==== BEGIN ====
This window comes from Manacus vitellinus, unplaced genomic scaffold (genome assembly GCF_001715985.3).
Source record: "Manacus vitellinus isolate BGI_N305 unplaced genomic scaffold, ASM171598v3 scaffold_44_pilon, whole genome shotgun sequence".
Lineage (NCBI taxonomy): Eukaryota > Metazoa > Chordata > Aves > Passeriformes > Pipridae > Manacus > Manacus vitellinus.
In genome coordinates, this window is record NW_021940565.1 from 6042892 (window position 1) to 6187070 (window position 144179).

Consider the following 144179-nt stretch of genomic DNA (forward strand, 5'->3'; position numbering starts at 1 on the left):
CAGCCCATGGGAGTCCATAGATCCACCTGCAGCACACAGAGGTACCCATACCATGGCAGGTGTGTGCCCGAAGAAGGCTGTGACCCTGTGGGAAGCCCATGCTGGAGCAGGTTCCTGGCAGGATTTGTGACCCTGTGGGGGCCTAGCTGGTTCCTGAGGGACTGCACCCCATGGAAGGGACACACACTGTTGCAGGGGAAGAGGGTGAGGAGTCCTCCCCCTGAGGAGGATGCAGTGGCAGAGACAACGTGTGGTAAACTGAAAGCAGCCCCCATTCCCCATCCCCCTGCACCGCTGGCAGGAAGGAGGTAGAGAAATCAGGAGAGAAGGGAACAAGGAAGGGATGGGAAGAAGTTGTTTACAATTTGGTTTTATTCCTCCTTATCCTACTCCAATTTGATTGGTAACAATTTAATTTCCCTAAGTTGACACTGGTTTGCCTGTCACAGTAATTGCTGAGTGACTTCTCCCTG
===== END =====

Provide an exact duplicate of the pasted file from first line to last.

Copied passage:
This window comes from Manacus vitellinus, unplaced genomic scaffold (genome assembly GCF_001715985.3).
Source record: "Manacus vitellinus isolate BGI_N305 unplaced genomic scaffold, ASM171598v3 scaffold_44_pilon, whole genome shotgun sequence".
Lineage (NCBI taxonomy): Eukaryota > Metazoa > Chordata > Aves > Passeriformes > Pipridae > Manacus > Manacus vitellinus.
In genome coordinates, this window is record NW_021940565.1 from 6042892 (window position 1) to 6187070 (window position 144179).

Consider the following 144179-nt stretch of genomic DNA (forward strand, 5'->3'; position numbering starts at 1 on the left):
CAGCCCATGGGAGTCCATAGATCCACCTGCAGCACACAGAGGTACCCATACCATGGCAGGTGTGTGCCCGAAGAAGGCTGTGACCCTGTGGGAAGCCCATGCTGGAGCAGGTTCCTGGCAGGATTTGTGACCCTGTGGGGGCCTAGCTGGTTCCTGAGGGACTGCACCCCATGGAAGGGACACACACTGTTGCAGGGGAAGAGGGTGAGGAGTCCTCCCCCTGAGGAGGATGCAGTGGCAGAGACAACGTGTGGTAAACTGAAAGCAGCCCCCATTCCCCATCCCCCTGCACCGCTGGCAGGAAGGAGGTAGAGAAATCAGGAGAGAAGGGAACAAGGAAGGGATGGGAAGAAGTTGTTTACAATTTGGTTTTATTCCTCCTTATCCTACTCCAATTTGATTGGTAACAATTTAATTTCCCTAAGTTGACACTGGTTTGCCTGTCACAGTAATTGCTGAGTGACTTCTCCCTG